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Is D3DX undesirable?

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Hi, I was intrigued by the amount of code written by people which seems to replicate functions provided by the D3DX framework. I was wondering why this is...... Is bespoke, specialist code quicker, with the D3DX code meant as a helping hand for students of D3D? Or do the authors of directX do the quickest code? Your thoughts appreciated! Simon

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D3DX Code is mostly optimised highly. The reason people write their own code is usually because they are not aware of the D3DX equivelent, this is certainly the case for me.

ace

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Yeah, i know what you mean, even in my limited experience....

You spend ages pondering a problem only to find that the function D3DXdowhateverbetter() exists!

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Another reason why some people don't use D3DX in the commercial world is due to cross platform development - for example PS2 doesn't have D3DX so most studios have developed their own "libraries of useful code" over the years.

I would still say it's beneficial to know how to implement each of the D3DX functions you use yourself - just so you understand what you're calling. For example I happily use D3DX functions for things like texture loading because they're as fast as I need and they save me from writing dull code that's already available, but I have written my own code to do the same in the past so I can write my own replacement if I need to port the code to a non-DirectX platform or if profiling shows D3DX to be a problem (very rarely has).

A big benefit of using D3DX is it's well tested (i.e. thousands of people developing with DirectX, hundreds beta testing it, millions of people using products that use D3DX).

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Also, D3DX has implements some ground-breaking technology - for example, an entire pre-computed radiance transfer library. Additionally, D3DX has some really nifty mesh operations - but it's just a pain sometimes getting your data into an ID3DXMesh in order to use them. Microsoft pours a lot of resources into D3DX, making sure that it is up-to-date with the latest and greatest technology.

Like Simon stated, it's very important that you know what you are calling and what it does. The matrix and vector structures and functions are very optimize and quite useful - you just have to know how to use them first [smile]

On the subject of optimizations, here is a vintage D3DX thread. Have fun [wink]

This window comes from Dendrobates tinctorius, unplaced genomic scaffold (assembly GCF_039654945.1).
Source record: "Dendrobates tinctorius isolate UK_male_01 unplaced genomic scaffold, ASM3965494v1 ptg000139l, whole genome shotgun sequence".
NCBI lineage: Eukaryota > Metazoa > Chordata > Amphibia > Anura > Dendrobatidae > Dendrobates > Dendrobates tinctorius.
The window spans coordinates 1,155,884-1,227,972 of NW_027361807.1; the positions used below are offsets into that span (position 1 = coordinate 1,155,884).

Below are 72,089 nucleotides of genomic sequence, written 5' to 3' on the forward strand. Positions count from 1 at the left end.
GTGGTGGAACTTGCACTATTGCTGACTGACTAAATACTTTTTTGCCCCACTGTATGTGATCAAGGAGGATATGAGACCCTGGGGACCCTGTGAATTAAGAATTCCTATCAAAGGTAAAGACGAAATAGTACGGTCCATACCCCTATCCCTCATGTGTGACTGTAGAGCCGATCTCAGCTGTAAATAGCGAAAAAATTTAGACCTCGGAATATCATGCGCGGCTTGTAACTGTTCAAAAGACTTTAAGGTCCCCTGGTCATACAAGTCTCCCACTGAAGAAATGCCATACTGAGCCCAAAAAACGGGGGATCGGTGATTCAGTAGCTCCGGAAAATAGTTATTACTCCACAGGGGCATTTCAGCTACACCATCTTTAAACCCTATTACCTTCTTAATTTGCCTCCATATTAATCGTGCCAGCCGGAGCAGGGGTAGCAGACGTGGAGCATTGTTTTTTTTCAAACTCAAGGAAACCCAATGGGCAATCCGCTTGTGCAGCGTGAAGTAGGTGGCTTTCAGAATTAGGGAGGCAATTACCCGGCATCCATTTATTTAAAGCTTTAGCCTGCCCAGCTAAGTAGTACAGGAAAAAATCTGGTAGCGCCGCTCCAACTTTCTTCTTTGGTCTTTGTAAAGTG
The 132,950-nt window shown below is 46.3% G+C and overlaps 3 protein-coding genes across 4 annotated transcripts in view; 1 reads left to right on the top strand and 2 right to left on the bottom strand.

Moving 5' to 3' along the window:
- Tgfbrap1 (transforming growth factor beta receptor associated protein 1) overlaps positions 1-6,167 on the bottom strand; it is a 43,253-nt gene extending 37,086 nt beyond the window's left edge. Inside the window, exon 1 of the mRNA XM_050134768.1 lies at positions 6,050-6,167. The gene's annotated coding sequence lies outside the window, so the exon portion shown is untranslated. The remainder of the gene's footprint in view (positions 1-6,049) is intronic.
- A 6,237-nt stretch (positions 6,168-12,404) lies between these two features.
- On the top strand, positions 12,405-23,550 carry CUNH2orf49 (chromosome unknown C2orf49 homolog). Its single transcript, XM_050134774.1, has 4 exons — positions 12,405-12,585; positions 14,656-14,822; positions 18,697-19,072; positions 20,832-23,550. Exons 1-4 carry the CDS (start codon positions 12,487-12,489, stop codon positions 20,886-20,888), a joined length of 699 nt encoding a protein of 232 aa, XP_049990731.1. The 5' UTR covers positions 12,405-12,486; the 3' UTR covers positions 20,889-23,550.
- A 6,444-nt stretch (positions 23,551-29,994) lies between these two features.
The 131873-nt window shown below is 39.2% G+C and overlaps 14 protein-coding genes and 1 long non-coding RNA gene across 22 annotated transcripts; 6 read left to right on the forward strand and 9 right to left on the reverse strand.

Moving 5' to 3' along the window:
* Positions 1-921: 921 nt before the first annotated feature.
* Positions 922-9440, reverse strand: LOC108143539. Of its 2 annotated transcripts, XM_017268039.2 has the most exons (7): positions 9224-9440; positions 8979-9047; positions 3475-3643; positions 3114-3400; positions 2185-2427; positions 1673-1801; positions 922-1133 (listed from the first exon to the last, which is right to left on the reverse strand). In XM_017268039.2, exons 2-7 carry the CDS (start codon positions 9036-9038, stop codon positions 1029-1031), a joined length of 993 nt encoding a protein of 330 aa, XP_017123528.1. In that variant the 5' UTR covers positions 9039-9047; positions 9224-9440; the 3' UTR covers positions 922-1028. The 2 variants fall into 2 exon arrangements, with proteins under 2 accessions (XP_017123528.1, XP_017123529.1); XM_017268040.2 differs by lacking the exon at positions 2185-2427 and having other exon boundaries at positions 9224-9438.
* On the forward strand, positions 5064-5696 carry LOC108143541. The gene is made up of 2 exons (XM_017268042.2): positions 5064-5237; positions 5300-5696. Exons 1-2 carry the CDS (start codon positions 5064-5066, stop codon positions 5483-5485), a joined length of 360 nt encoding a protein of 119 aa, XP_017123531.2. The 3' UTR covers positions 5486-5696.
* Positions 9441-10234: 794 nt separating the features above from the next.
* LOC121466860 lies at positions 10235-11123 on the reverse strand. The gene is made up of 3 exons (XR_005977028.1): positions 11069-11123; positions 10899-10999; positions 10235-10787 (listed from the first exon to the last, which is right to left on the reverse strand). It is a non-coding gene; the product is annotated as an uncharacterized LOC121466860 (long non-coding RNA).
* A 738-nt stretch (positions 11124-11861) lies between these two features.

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Personally I dont use it (For the cross-platformability reason stated earlier) but also because of the fact that D3DX has been put into an external DLL which, to the best of my knowledge, is not supposed to be re-distributed and therefore it requires users to go to the Microsoft site and download a new DLL, unless they have the SDK installed.

Needless to say, that's a bit of a pain. I dont know if this problem has been rectified yet, however, I haven't really been following it.

The other thing is that I'm not overly fond of using external libraries. I'm one of those 'Do everything yourself' guys, mainly because I know that if there's a problem anywhere I can go in and fix it, rather than having to work around it and possibly break compatibility with a different platform.

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I'm not completely positive, but I think D3DX is linked at compile time. Regardless, I've had many non-developers run demos with no problems.

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This issue came in with the February release that moves D3DX into a dll d3dx9_24.dll, then in April it is d3dx9_25.dll. It is only a pain for those who do not distribute the end user runtime with their apps. This applies to me because my stuff is generally downloaded and I assume the user has DirectX 9.0c on ther machines. Now they need DirectX9.0c + the correct D3DX dll. The simple solution is of course just to include the dll with your app however this is against the Microsoft license agreement...

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Quote:
Original post by Trip99
This issue came in with the February release that moves D3DX into a dll d3dx9_24.dll, then in April it is d3dx9_25.dll. It is only a pain for those who do not distribute the end user runtime with their apps. This applies to me because my stuff is generally downloaded and I assume the user has DirectX 9.0c on ther machines. Now they need DirectX9.0c + the correct D3DX dll. The simple solution is of course just to include the dll with your app however this is against the Microsoft license agreement...


Agree, PITA.

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